Nearly 17% of nurses who work in outpatient chemotherapy infusion centers reported being exposed on their skin or eyes to the toxic drugs they deliver, according to a new study from the University of Michigan Comprehensive Cancer Center.
The study surveyed 1,339 oncology nurses from one state who did not work in inpatient hospital units. About 84% of chemotherapy is delivered in outpatient settings and largely by nurses, according to the article, which appears on the website of the journal BMJ Quality and Safety.
“Any unintentional exposure to the skin or eyes could be just as dangerous as a needle stick,” said lead author Christopher Friese, RN, PhD, assistant professor at the U-M School of Nursing. “We have minimized needle stick incidents so that they are rare events that elicit a robust response from administrators. Nurses go immediately for evaluation and prophylactic treatment. But we don’t have that with chemotherapy exposure.”
Safety guidelines for chemotherapy drug administration have been issued by organizations such as the National Institute for Occupational Safety and Health, according to the article, but these guidelines are not mandatory. Guidelines include recommendations for using gowns, gloves and other protective gear when handling chemotherapy drugs.
The study’s authors found that practices that had more staffing and resources reported fewer exposures. Also, practices in which two or more nurses were required to verify chemotherapy orders — part of the suggested guidelines — had fewer exposures.
“This research shows that paying attention to the workload, the health of an organization and the quality of working conditions pays off,” Friese said. “It’s not just about job satisfaction — it’s likely to lower the risk of these occupational hazards.”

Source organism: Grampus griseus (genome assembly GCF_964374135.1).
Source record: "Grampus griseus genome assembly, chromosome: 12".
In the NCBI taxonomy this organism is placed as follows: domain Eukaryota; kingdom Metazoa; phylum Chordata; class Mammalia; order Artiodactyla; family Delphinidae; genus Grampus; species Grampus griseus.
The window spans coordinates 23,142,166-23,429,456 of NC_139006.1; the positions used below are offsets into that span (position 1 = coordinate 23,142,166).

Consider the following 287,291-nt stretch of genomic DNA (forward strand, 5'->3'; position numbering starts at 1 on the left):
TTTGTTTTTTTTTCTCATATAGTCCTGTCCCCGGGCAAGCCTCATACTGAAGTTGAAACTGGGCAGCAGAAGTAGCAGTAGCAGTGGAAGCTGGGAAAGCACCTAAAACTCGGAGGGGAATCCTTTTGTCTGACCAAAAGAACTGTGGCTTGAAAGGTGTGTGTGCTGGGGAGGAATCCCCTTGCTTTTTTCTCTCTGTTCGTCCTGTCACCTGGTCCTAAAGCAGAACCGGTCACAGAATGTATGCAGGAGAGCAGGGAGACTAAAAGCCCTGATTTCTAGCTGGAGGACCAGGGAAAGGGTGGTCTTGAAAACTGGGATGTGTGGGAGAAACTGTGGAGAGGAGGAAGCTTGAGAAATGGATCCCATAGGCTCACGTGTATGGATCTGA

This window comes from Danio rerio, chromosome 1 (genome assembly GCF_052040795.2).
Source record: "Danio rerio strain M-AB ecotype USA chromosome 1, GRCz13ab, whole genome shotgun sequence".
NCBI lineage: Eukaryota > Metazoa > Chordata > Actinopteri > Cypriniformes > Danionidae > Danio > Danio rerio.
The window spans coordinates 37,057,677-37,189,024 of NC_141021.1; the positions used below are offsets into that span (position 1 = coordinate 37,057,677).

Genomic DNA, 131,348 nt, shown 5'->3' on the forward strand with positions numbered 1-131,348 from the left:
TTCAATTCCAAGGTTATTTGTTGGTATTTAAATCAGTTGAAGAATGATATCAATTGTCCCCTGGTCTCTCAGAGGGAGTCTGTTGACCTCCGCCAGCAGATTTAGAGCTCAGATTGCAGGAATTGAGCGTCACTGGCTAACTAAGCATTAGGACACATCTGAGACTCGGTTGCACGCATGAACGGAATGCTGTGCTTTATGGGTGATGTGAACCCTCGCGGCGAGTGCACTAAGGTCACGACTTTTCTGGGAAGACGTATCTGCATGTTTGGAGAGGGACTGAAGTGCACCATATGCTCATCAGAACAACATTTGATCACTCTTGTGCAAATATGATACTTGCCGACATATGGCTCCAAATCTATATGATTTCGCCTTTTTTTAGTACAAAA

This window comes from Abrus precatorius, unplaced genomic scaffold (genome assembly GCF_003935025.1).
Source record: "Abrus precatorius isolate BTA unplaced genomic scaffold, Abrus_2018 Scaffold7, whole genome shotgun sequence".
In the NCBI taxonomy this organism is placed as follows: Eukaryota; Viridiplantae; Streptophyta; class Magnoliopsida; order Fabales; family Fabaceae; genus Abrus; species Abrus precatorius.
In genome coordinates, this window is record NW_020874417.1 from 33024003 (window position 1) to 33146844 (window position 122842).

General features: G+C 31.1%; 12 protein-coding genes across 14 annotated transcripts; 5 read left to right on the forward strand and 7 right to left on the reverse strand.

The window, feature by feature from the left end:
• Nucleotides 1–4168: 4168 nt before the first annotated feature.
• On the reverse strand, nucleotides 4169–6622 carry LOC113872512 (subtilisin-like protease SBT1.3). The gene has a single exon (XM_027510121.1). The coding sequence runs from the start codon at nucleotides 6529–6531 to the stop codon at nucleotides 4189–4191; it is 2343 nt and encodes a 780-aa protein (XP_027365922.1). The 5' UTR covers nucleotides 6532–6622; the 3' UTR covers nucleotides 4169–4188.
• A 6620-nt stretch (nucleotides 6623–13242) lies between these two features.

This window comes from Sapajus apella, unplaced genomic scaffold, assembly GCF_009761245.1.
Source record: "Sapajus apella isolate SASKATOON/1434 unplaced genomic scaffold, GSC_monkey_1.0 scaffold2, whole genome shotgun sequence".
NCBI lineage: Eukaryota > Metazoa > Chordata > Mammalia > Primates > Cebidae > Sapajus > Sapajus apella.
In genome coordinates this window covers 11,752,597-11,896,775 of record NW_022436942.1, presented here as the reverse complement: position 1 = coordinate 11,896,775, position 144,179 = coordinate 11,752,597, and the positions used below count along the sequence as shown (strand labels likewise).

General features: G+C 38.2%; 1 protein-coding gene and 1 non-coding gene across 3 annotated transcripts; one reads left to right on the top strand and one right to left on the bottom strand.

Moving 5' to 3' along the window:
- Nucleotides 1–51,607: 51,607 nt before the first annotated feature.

Unlike needle sticks, where a specific virus is involved and preventive treatments can be given, linking chemotherapy exposure to a direct health effect is more difficult. That makes it harder for healthcare systems to respond to these incidents, according to the researchers. Unintentional chemotherapy exposure can affect the nervous system, impair the reproductive system and confer a future risk of blood cancers.
Friese collaborated in this study with the U-M School of Nursing’s Occupational Health Nursing Program, which focuses on training nurses to promote injury prevention and protect against work-related injuries and environmental hazards on the job. By combining this practical occupational health perspective with the expertise of quality and safety researchers, the team hopes to understand better what happens during chemotherapy exposure and what can be done in the workplace to prevent it.
“If we ensure patient safety, we should also ensure employee safety by strictly adhering to the national safety guidelines and providing staff education on these guidelines,” Friese said.
To view the study data, visit http://bit.ly/n1vilW.